Those precepts may be hard for some sailors to swallow; for others, it may indicate progress to a different, new standard. I frankly don’t know yet, but I do know that Dutch is trying to sort this out for his boats in a way that guarantees a realistic sailing and racing paradigm in the future.


With that preface, let’s talk about how Nacra sails.

The Nacra 17 uses a BWind 2.5 sail engine with features similar to the two Volvo boats that I’ve discussed earlier.

There’s a “cruising” mode that acts like a standard BWind boat, and there’s a “racing” mode that’s adjustable through a tablet interface. (You can get a free tablet here, and don’t forget to pick up a copy of the manual. It discusses how the wind variance works.)

Bwind 2

The tablet is very easy to use and it gives a skipper or RD a handful of fixed BWind options for wind direction and intensity. Once those are set, any boats in the vicinity can lock the same wind definition to race.


A skipper controls the Nacra 17 using a mixture of chat commands, key clicks, and HUD buttons.

Nacra17 control

Click to enlarge

The boat’s com channel is not adjustable, but that’s probably okay since there are only a few, critical chat commands. Sheeting the sails, turning the tiller, and hiking the skipper are all done with arrow key combinations.

That’s a potential problem since sailing with overlapping key clicks can get pretty messy, particularly when you’re trying to take a sharp turn around a race mark and you urgently need to do many things at once.

If you race BWind boats, you also know that the keyboard arrow keys are woefully inadequate to adjust the sheets on close haul. A click of the up or down key will give you a sail adjustment that’s totally random and far greater than you intended. You often have to toggle the keys back and forth to get the setting you actually want.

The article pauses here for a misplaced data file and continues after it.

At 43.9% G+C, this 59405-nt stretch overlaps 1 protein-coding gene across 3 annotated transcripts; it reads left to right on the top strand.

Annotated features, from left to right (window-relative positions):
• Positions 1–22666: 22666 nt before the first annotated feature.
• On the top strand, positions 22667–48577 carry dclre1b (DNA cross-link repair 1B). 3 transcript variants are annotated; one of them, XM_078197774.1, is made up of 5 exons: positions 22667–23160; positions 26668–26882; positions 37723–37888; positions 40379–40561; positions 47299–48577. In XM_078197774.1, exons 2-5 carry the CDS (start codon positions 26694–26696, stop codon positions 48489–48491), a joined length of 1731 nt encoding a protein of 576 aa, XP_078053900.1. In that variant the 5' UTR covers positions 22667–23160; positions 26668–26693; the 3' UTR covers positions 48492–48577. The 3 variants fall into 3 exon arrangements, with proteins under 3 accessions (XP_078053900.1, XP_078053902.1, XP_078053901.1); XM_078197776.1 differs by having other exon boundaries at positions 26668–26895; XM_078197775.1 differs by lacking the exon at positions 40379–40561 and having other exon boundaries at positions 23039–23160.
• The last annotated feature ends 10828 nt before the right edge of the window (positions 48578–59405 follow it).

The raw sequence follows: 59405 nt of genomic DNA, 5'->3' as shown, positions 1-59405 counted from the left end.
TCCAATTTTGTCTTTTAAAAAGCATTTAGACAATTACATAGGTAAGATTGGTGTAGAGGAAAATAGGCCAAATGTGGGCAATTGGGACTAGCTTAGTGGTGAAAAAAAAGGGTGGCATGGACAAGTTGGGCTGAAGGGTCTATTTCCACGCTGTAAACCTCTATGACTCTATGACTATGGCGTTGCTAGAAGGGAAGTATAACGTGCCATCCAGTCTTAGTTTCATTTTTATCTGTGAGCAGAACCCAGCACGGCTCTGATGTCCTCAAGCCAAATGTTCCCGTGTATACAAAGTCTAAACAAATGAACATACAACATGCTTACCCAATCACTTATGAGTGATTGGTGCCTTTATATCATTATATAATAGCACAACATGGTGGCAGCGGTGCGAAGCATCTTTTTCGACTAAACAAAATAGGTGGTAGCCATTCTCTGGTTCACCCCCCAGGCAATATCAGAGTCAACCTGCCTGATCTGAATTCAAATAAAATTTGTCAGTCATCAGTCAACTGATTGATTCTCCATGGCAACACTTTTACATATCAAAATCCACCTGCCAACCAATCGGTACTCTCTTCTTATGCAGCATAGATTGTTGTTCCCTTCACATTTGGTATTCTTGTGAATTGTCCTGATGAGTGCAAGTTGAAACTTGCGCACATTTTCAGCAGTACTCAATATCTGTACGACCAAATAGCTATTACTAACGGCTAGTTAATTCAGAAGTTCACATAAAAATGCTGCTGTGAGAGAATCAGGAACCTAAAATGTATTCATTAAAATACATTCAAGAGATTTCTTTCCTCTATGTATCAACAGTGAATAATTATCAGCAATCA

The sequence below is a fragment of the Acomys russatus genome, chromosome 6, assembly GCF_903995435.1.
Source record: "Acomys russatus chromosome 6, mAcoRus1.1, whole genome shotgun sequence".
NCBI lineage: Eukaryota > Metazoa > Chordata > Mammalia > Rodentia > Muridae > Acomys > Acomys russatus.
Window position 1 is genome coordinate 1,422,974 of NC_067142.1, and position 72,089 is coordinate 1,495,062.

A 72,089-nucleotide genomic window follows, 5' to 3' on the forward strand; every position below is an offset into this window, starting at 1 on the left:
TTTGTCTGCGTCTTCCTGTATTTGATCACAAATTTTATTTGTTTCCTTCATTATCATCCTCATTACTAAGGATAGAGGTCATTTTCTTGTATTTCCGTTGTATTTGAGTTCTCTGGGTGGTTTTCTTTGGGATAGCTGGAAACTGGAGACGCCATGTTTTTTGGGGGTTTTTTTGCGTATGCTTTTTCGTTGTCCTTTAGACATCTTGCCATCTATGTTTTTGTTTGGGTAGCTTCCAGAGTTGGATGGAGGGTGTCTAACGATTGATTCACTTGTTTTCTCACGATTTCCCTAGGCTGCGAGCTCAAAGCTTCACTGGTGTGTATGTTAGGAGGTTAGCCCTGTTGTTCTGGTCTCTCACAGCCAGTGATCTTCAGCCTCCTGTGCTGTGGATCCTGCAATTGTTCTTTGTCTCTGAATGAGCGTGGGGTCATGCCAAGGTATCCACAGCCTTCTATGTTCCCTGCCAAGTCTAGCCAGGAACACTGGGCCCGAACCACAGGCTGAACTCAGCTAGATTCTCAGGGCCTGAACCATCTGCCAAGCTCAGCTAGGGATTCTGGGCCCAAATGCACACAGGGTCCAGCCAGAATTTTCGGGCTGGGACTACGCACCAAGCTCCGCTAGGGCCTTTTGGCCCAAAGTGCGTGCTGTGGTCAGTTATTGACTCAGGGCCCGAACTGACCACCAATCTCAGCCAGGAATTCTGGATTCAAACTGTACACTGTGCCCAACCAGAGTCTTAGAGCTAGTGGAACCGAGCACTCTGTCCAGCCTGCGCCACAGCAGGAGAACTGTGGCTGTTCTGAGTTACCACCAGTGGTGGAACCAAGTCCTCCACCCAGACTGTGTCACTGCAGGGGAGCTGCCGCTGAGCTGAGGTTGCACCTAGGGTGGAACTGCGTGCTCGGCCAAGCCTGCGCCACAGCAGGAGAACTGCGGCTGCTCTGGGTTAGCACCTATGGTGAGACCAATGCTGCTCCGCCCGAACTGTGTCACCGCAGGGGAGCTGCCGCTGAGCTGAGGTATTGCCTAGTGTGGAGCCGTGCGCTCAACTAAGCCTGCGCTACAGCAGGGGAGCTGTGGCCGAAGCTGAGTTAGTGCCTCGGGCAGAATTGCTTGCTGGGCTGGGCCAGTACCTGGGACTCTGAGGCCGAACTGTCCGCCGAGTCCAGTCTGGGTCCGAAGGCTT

Dutch is aware of these issues, and he’s added a simple button-control HUD for the skipper (shown above right). The HUD lets you flip the headsail from genniker to jib, trim the sheets, or hike the sit position.

Nacra HUD

Click to enlarge

The HUD also allows precise sail adjustments in 1° and 3° steps.

There’s a crew HUD as well with the same set of functions, so it’s easy to split up the work while racing.

As shown in the image to the right, the Nacra 17 also has a numerical display HUD that provides basic information about boat speed, compass heading, as well as Apparent Wind and sail angles. The HUD also shows the numerical heel angle to help skipper and crew adjust the hike positions.

Speaking of heel angle, the boat will capsize if you tilt more than 40°. That agrees nicely with the heel effect in the Wildcat45, where the maximum acceleration occurs at 35° and the boat flips at 45°. The Nacra 17 doesn’t pitch pole like the Wildcat though, so that’s one less thing you need to worry about. 🙂

Nacra Capsize


The boat is tuned nicely to sail like a catamaran. It noticeably starts to pick up speed as the leeward hull comes out of the water, and it sails fastest when on heel. The chart below plots Nacra‘s Boat Speed vs Real Wind Angle for a solo skipper using a constant, “default” Real Wind Speed of 15 kn. The solid blue line shows the data for a boat sailing with Main+Jib, and the solid red line gives the same information for the Main+Genniker.

As you can see, the Nacra 17 has a wide range of effective headings that should make it relatively easy to cruise or race. Even with a RWA of 24°, the boat can do 60% of Real Wind Speed. Peak performance is on a beam or broad reach, where the boat hits 120% RWS with the Genniker up.

According to the manual, a good skipper can even get the boat to plane at high speed  on a downwind run, if the boat is riding nearly flat. I haven’t intentionally tried to plane the boat yet, but in lots of sailing with a 15 kn breeze I never saw that effect. It probably takes a stiffer breeze or maybe a better skipper. 🙂

Nacra 17 polar Dec13

In any event, the chart above superimposes data from two other catamarans, the the Trudeau HepCat and the WildWind Wildcat45. The Wildcat turns out to be the fastest of the three (GREEN dashed line above). It has the best upwind performance and a broad range of angles where the boat reaches or exceeds 120% of RWS. That’s no surprise at all, since the Wildcat45 is modeled after the America’s Cup 45 racer, a much larger and intentionally overpowered boat. 🙂 The Nacra 17 is also pretty high-tech, but as the Olympic boat it needs to appeal to a much broader sailing base at a far cheaper total package price. It shouldn’t match the AC45’s speediness in in either RL or in SL.